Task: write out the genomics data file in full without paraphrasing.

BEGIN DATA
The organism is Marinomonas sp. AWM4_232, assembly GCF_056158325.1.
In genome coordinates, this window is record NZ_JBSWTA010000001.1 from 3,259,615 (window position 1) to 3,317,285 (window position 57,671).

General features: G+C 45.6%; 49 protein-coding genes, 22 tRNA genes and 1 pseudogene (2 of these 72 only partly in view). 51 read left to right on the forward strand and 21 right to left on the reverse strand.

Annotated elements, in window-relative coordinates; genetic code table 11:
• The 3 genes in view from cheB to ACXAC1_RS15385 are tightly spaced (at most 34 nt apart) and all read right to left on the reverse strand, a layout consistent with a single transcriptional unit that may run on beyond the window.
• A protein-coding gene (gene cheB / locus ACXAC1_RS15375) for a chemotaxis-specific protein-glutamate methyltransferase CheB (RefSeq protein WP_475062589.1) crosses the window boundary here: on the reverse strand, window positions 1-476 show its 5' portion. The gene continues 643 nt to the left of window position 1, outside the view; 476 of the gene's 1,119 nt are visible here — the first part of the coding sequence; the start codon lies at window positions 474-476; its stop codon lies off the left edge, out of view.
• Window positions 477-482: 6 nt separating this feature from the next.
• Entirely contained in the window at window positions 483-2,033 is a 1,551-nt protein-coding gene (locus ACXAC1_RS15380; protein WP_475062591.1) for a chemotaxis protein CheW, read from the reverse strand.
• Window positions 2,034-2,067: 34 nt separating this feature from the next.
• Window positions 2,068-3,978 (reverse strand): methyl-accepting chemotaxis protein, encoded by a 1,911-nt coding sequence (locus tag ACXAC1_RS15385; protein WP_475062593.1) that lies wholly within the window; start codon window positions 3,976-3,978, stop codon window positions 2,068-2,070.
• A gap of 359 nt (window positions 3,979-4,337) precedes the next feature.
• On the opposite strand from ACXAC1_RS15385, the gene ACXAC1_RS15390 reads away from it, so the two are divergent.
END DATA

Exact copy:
The organism is Marinomonas sp. AWM4_232, assembly GCF_056158325.1.
In genome coordinates, this window is record NZ_JBSWTA010000001.1 from 3,259,615 (window position 1) to 3,317,285 (window position 57,671).

General features: G+C 45.6%; 49 protein-coding genes, 22 tRNA genes and 1 pseudogene (2 of these 72 only partly in view). 51 read left to right on the forward strand and 21 right to left on the reverse strand.

Annotated elements, in window-relative coordinates; genetic code table 11:
• The 3 genes in view from cheB to ACXAC1_RS15385 are tightly spaced (at most 34 nt apart) and all read right to left on the reverse strand, a layout consistent with a single transcriptional unit that may run on beyond the window.
• A protein-coding gene (gene cheB / locus ACXAC1_RS15375) for a chemotaxis-specific protein-glutamate methyltransferase CheB (RefSeq protein WP_475062589.1) crosses the window boundary here: on the reverse strand, window positions 1-476 show its 5' portion. The gene continues 643 nt to the left of window position 1, outside the view; 476 of the gene's 1,119 nt are visible here — the first part of the coding sequence; the start codon lies at window positions 474-476; its stop codon lies off the left edge, out of view.
• Window positions 477-482: 6 nt separating this feature from the next.
• Entirely contained in the window at window positions 483-2,033 is a 1,551-nt protein-coding gene (locus ACXAC1_RS15380; protein WP_475062591.1) for a chemotaxis protein CheW, read from the reverse strand.
• Window positions 2,034-2,067: 34 nt separating this feature from the next.
• Window positions 2,068-3,978 (reverse strand): methyl-accepting chemotaxis protein, encoded by a 1,911-nt coding sequence (locus tag ACXAC1_RS15385; protein WP_475062593.1) that lies wholly within the window; start codon window positions 3,976-3,978, stop codon window positions 2,068-2,070.
• A gap of 359 nt (window positions 3,979-4,337) precedes the next feature.
• On the opposite strand from ACXAC1_RS15385, the gene ACXAC1_RS15390 reads away from it, so the two are divergent.